MGCB: Administrative Rules for Fantasy Contests Take Effect in Michigan

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The Michigan Gaming Control Board’s proposed Administrative Rules for fantasy contests — which are required under the Fantasy Contests Consumer Protection Act and were submitted to the Michigan Legislature’s Joint Committee on Administrative Rules — took effect last week after they were filed with the Office of the Great Seal, part of the Bureau of Elections in the Michigan Department of State.

The Rules provide the regulatory framework for the licensing and operation of fantasy sports contests in the state, and ensure a secure, responsible, fair, and legal system of fantasy contest offerings.

“Fantasy contests, like any other form of competitive gaming, thrive on rules and regulations. The Administrative Rules, which were reviewed by the Michigan Legislature, provide a level playing field for all fantasy contest operators and participants, and will help ensure that fairness, transparency, and integrity are upheld,” MGCB Executive Director Henry Williams said.

The Fantasy Contests Consumer Protection Act, MCL 432.501 to 432.516 — which authorizes the operation, conduct, and offering of fantasy contests — was passed by the legislature on Dec. 20, 2019. The MGCB issues two types of fantasy contest licenses: An operator license is needed to conduct or offer fantasy contests for play, and a management company licensee handles the day-to-day fantasy contest operations for an operator.

Under the Fantasy Contests Consumer Protection Rules, a fantasy contest operator or licensed management company may only offer or conduct a fantasy contest that is based on an athletic event — defined under MCL 432.502(a) as a real-world professional, collegiate, or nationally recognized sports game, contest, or competition involving skills of the participating individual athletes and upon which the outcome of the game is directly dependent on the athletes’ performances. However, fantasy contest operators or licensed management companies may not offer any contests that have the effect of mimicking betting on sports, or that involve “prop bets” or the effect of mimicking proposition selection.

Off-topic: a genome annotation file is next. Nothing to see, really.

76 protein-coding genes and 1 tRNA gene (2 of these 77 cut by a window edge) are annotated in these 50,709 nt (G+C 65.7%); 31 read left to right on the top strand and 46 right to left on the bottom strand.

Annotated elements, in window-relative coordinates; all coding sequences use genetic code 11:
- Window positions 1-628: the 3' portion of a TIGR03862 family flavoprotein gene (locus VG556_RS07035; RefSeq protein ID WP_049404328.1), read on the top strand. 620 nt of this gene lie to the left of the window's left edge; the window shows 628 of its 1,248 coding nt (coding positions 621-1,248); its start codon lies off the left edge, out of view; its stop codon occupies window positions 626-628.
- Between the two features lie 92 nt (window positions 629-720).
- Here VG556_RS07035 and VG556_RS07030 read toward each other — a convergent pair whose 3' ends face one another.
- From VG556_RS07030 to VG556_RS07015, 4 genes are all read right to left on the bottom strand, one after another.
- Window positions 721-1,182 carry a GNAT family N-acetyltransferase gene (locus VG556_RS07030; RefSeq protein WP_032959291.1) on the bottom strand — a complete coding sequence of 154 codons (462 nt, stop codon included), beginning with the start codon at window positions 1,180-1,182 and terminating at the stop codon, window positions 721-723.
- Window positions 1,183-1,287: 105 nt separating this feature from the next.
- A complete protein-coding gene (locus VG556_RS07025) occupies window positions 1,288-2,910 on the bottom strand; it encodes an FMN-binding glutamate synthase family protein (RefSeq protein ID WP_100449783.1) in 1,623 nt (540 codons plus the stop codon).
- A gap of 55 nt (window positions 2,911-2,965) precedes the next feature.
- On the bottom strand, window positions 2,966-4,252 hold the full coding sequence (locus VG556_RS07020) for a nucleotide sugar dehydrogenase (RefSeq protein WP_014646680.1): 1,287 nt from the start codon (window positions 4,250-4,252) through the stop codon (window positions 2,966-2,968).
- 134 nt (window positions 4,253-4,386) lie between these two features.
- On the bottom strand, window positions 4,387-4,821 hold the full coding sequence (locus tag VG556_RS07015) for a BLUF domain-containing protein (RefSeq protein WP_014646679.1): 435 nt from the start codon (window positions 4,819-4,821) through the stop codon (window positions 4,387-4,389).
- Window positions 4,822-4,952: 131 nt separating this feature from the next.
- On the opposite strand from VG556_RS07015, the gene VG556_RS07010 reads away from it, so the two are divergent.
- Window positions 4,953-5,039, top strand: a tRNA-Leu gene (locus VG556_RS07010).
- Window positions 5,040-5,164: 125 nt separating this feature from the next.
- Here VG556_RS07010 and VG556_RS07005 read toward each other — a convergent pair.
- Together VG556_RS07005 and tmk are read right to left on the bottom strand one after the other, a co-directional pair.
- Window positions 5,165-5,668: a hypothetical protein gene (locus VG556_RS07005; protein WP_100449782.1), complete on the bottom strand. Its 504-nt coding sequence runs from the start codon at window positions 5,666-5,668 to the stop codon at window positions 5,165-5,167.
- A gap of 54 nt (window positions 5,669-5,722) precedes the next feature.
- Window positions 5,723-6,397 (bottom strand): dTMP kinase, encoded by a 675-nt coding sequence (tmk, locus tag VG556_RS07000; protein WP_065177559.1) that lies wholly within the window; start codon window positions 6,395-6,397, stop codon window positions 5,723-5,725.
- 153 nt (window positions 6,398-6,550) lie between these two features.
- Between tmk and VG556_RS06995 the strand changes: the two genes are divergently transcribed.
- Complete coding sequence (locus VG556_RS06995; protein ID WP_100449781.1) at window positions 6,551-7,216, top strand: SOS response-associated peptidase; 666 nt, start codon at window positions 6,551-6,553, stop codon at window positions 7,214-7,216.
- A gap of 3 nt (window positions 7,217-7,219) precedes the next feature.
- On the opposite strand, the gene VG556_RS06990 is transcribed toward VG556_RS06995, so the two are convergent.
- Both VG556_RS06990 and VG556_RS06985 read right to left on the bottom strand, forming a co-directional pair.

The MGCB will conduct a review of the offerings of all current fantasy contest operator applicants to ensure they comply with the Fantasy Contests Consumer Protection Act and Rule requirements. The commercial casinos and the federally recognized tribes operating Class III casinos do not require a license to conduct fantasy contests, but they must meet all other requirements of the Fantasy Contests Consumer Protection Act and associated Rules.

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